The patient’s postoperative course was uneventful. By 3 months postoperatively, he demonstrated radiographic and clinical evidence of fracture union. He had achieved active forward elevation to 140° and abduction to 170°. He returned to regular work duty at 3 months postoperatively.
The current case represents the third reported occurrence of intrathoracic penetration by a fractured clavicle. The fracture was closed and occurred at the middle third of the clavicle in all 3 cases.23,25 The mechanism of injury was considered high energy in 2 patients, 1 in the current study and 1 in the study of Muller et al.23 The medial clavicle fragment penetrated the thorax of 2 patients, 1 in the current study and 1 in the study of Tjoumakaris et al,25 both of which occurred through the first intercostal space. In the third patient, the chest was penetrated by the lateral fragment through the second intercostal space.23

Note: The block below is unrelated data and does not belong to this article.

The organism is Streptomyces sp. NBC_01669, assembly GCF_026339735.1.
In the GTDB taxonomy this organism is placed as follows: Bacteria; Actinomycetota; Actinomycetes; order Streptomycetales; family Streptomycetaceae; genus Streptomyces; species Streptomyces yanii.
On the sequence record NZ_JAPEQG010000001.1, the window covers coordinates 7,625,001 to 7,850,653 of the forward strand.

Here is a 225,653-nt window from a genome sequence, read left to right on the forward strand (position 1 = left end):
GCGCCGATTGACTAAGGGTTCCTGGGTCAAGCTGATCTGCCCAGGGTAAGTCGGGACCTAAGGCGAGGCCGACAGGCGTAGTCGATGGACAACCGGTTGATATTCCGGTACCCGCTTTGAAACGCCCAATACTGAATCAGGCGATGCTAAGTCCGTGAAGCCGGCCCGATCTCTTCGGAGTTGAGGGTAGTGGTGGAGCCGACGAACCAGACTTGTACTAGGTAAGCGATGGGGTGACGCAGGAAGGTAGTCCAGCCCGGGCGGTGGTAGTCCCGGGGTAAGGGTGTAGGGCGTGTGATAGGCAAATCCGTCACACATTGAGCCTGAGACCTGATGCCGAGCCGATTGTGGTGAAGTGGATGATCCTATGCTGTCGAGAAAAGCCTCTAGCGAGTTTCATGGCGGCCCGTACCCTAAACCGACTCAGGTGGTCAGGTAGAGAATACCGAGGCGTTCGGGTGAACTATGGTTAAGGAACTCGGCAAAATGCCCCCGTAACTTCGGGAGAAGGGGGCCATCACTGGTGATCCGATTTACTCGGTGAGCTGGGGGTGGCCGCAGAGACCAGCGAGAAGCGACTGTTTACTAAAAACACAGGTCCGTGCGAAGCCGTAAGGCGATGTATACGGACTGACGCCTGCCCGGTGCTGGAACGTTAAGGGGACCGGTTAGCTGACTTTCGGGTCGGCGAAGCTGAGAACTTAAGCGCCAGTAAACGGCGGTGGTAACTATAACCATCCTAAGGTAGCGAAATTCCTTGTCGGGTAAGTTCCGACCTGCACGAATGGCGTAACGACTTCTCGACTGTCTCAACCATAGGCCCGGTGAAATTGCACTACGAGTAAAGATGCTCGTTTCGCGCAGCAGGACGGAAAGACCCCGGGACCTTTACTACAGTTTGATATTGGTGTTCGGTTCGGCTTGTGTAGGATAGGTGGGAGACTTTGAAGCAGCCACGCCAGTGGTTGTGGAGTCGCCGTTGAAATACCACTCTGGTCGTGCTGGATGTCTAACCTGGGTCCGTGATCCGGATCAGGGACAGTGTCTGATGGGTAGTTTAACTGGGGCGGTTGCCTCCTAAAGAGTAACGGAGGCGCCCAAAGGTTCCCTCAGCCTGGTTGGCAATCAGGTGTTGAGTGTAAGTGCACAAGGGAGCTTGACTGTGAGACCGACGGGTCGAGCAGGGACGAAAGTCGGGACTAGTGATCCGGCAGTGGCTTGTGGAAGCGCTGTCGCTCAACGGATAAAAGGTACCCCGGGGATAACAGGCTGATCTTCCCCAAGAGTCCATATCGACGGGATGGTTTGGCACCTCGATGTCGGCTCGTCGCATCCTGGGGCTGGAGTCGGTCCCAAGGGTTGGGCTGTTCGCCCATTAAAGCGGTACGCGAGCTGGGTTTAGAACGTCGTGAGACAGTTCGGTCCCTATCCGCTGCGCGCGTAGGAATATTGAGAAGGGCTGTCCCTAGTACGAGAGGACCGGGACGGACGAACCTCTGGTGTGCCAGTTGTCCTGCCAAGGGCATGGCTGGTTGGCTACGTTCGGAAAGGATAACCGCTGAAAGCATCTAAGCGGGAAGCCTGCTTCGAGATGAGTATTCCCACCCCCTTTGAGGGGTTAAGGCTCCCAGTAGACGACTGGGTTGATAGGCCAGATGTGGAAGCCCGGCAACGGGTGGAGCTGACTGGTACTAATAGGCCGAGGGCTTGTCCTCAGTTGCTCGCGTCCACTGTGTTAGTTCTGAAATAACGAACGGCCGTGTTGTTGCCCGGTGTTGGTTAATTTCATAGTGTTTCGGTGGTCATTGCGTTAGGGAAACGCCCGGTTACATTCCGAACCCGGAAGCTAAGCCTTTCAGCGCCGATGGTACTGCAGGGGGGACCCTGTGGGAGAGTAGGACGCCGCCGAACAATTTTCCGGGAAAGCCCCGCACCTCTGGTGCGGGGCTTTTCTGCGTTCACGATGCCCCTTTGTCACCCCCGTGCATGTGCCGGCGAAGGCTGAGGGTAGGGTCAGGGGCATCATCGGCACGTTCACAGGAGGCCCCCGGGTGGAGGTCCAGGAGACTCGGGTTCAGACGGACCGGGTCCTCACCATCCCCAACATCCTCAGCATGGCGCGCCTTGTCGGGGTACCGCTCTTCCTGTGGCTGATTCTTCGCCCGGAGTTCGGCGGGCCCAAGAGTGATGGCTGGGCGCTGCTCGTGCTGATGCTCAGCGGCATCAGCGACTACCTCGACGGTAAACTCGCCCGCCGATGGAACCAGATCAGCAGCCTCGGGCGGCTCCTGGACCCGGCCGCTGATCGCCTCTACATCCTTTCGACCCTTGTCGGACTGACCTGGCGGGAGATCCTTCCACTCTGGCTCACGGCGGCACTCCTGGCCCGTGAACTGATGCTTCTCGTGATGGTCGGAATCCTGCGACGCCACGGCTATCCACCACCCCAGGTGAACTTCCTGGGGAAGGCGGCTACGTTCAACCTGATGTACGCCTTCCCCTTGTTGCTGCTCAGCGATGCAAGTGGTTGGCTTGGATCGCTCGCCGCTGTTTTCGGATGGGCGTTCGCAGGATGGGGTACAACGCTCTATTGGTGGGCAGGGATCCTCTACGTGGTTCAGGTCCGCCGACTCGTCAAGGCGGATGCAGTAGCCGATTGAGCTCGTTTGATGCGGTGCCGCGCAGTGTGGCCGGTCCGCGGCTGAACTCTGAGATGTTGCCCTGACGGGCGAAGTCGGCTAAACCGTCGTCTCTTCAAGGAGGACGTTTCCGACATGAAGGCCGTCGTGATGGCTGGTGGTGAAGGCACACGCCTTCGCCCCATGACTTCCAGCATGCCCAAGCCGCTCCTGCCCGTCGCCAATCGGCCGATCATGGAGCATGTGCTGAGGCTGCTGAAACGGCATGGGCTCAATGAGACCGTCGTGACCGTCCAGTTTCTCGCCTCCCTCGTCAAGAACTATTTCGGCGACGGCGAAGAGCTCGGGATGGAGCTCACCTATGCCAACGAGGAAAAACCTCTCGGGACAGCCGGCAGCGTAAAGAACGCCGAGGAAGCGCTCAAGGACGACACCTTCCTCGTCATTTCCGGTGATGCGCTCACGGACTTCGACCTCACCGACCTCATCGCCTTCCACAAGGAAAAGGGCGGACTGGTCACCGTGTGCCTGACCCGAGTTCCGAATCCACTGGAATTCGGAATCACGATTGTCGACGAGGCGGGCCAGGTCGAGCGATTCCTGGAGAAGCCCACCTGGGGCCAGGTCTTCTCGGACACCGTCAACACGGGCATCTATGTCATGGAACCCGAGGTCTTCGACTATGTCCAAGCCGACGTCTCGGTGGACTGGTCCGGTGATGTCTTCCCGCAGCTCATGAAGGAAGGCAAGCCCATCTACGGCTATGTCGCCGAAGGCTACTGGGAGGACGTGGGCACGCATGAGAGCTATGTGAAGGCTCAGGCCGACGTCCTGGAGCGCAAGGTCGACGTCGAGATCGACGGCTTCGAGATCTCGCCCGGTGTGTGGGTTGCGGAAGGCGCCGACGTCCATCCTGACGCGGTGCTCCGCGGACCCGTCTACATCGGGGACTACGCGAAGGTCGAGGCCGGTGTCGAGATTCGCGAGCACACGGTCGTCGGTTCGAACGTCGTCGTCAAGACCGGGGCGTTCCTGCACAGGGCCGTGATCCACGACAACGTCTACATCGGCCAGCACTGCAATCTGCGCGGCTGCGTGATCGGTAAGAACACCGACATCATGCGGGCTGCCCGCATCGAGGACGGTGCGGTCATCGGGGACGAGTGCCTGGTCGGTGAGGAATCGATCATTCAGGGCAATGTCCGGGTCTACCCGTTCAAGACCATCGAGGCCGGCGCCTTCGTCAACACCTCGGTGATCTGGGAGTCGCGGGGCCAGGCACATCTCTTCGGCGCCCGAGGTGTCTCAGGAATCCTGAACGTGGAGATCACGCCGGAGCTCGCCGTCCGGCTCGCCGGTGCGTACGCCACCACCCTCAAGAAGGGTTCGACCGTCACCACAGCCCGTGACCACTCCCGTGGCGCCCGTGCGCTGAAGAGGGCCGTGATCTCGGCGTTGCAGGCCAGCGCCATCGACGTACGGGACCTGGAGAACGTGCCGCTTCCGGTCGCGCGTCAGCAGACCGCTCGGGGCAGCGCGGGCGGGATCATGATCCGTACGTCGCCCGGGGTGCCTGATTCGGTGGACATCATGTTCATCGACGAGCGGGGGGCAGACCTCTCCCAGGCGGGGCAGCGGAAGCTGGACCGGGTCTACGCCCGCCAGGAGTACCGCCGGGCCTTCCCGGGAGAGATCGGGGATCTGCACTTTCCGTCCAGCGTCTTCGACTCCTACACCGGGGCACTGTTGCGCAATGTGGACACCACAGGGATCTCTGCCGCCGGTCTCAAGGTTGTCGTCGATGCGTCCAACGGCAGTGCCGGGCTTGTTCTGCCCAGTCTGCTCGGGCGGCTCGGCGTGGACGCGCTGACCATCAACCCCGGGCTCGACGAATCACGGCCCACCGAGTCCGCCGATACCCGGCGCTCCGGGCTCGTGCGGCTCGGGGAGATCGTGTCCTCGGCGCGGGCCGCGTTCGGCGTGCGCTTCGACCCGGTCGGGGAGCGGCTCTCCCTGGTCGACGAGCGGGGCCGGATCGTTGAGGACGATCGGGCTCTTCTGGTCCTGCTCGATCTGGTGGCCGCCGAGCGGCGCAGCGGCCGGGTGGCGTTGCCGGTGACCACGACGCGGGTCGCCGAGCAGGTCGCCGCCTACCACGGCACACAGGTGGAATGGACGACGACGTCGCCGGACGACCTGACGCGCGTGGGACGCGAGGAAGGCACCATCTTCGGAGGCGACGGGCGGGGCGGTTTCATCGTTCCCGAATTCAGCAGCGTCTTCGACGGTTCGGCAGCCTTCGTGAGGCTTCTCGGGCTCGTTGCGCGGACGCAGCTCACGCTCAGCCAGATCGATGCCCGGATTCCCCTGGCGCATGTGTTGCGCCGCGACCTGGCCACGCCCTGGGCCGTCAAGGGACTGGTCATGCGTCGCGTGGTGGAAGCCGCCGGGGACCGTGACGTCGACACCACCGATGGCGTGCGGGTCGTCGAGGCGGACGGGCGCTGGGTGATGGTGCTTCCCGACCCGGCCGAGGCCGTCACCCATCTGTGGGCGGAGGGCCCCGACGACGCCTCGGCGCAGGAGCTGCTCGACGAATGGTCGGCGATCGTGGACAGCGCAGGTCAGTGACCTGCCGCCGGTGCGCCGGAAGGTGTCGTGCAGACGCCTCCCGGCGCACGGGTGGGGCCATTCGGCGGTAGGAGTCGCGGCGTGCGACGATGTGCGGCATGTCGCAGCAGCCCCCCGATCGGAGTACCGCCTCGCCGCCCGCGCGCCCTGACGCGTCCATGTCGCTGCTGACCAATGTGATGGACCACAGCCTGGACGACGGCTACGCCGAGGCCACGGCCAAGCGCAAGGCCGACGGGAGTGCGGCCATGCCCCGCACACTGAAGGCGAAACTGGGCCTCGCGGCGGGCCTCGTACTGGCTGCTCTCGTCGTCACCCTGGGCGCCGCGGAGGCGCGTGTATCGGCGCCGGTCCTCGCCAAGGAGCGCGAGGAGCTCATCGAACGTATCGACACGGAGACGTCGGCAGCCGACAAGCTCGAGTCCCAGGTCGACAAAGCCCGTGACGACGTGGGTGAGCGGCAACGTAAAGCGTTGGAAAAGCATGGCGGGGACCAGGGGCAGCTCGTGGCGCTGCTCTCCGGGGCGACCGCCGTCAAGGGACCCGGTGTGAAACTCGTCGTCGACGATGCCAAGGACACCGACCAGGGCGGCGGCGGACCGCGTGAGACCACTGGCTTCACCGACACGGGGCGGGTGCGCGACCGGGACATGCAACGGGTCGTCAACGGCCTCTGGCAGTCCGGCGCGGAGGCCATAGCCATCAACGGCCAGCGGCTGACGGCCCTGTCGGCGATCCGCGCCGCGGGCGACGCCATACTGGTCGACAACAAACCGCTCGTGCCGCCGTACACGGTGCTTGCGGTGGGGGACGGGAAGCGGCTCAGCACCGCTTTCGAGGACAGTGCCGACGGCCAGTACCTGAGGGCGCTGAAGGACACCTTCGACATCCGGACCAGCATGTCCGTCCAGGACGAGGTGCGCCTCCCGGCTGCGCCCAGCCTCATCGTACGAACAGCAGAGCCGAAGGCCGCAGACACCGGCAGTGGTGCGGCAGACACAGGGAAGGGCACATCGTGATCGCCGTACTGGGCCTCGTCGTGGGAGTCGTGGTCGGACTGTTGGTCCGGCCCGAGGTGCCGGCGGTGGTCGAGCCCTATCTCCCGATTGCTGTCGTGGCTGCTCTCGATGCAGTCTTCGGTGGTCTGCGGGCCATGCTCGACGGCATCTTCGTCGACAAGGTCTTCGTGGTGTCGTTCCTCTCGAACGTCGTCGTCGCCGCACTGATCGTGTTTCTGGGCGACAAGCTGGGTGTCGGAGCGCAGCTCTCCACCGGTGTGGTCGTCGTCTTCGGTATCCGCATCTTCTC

Thorough neurovascular examinations were performed on all 3 patients. One patient presented with an incomplete motor deficit consistent with injury to the posterior cord of the brachial plexus; no vascular injuries were identified.23 Shoulder/clavicle radiographs, chest radiographs, and axial CT scans were obtained in all patients. Two patients, 1 in the current study and 1 in the study of Tjoumakaris et al,25 had associated small pneumothoraces identified only on CT scan. One of these patients required placement of a thoracostomy tube.25